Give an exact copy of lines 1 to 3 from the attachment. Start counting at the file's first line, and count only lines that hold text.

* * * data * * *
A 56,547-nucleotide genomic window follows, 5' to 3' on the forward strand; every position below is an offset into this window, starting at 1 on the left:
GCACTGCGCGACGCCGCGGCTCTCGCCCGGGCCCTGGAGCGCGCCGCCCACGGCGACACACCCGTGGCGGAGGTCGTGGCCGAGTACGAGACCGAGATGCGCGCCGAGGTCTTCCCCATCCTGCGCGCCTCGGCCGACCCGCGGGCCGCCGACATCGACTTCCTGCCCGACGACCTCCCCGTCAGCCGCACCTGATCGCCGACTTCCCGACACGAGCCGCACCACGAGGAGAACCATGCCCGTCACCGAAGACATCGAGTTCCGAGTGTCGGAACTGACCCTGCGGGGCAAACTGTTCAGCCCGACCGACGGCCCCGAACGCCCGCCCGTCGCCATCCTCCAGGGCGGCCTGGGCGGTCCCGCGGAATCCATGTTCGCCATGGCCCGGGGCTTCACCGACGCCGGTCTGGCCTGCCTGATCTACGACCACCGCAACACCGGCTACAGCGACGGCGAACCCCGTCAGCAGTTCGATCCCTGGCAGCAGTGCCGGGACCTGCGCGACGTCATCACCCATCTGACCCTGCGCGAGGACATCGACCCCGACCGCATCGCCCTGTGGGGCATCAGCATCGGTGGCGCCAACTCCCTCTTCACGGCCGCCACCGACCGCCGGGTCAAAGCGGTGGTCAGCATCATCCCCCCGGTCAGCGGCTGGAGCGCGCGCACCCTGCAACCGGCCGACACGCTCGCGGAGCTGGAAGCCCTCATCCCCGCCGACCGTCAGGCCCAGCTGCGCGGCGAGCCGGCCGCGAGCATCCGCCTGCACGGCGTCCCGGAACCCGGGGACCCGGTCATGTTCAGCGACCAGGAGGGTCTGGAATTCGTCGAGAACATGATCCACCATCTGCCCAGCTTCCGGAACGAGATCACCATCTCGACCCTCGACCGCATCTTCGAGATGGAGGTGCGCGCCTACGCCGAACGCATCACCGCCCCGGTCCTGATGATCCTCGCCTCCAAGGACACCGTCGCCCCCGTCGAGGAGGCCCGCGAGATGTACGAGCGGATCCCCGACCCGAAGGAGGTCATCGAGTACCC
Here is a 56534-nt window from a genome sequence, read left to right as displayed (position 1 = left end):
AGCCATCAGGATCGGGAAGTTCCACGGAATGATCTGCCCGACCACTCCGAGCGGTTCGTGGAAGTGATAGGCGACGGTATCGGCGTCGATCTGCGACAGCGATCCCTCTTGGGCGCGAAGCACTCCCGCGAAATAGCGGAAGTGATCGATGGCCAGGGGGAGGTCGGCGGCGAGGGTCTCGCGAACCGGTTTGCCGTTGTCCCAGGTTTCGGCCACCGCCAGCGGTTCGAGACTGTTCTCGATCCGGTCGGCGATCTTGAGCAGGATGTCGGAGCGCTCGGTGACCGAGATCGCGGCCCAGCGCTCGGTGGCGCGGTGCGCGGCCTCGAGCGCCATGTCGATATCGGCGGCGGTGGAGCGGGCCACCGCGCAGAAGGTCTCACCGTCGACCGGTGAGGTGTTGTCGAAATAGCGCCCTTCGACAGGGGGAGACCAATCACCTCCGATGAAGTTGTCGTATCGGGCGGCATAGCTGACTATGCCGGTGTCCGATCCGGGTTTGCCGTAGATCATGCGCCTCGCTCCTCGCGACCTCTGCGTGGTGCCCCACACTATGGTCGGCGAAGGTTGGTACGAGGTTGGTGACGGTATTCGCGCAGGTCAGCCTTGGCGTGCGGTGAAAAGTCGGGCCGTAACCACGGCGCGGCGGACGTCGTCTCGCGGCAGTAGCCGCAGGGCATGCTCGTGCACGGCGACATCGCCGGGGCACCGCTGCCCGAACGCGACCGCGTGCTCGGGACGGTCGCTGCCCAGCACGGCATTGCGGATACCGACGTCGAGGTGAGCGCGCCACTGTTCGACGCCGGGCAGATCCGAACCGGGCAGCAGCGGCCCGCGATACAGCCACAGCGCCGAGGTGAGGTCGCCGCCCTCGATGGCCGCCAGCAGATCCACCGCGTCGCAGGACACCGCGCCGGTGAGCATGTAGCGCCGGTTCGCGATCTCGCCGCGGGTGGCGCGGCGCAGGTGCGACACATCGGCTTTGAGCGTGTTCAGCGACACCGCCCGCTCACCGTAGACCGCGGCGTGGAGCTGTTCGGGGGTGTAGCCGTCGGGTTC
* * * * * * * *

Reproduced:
A 56,547-nucleotide genomic window follows, 5' to 3' on the forward strand; every position below is an offset into this window, starting at 1 on the left:
GCACTGCGCGACGCCGCGGCTCTCGCCCGGGCCCTGGAGCGCGCCGCCCACGGCGACACACCCGTGGCGGAGGTCGTGGCCGAGTACGAGACCGAGATGCGCGCCGAGGTCTTCCCCATCCTGCGCGCCTCGGCCGACCCGCGGGCCGCCGACATCGACTTCCTGCCCGACGACCTCCCCGTCAGCCGCACCTGATCGCCGACTTCCCGACACGAGCCGCACCACGAGGAGAACCATGCCCGTCACCGAAGACATCGAGTTCCGAGTGTCGGAACTGACCCTGCGGGGCAAACTGTTCAGCCCGACCGACGGCCCCGAACGCCCGCCCGTCGCCATCCTCCAGGGCGGCCTGGGCGGTCCCGCGGAATCCATGTTCGCCATGGCCCGGGGCTTCACCGACGCCGGTCTGGCCTGCCTGATCTACGACCACCGCAACACCGGCTACAGCGACGGCGAACCCCGTCAGCAGTTCGATCCCTGGCAGCAGTGCCGGGACCTGCGCGACGTCATCACCCATCTGACCCTGCGCGAGGACATCGACCCCGACCGCATCGCCCTGTGGGGCATCAGCATCGGTGGCGCCAACTCCCTCTTCACGGCCGCCACCGACCGCCGGGTCAAAGCGGTGGTCAGCATCATCCCCCCGGTCAGCGGCTGGAGCGCGCGCACCCTGCAACCGGCCGACACGCTCGCGGAGCTGGAAGCCCTCATCCCCGCCGACCGTCAGGCCCAGCTGCGCGGCGAGCCGGCCGCGAGCATCCGCCTGCACGGCGTCCCGGAACCCGGGGACCCGGTCATGTTCAGCGACCAGGAGGGTCTGGAATTCGTCGAGAACATGATCCACCATCTGCCCAGCTTCCGGAACGAGATCACCATCTCGACCCTCGACCGCATCTTCGAGATGGAGGTGCGCGCCTACGCCGAACGCATCACCGCCCCGGTCCTGATGATCCTCGCCTCCAAGGACACCGTCGCCCCCGTCGAGGAGGCCCGCGAGATGTACGAGCGGATCCCCGACCCGAAGGAGGTCATCGAGTACCC
Here is a 56534-nt window from a genome sequence, read left to right as displayed (position 1 = left end):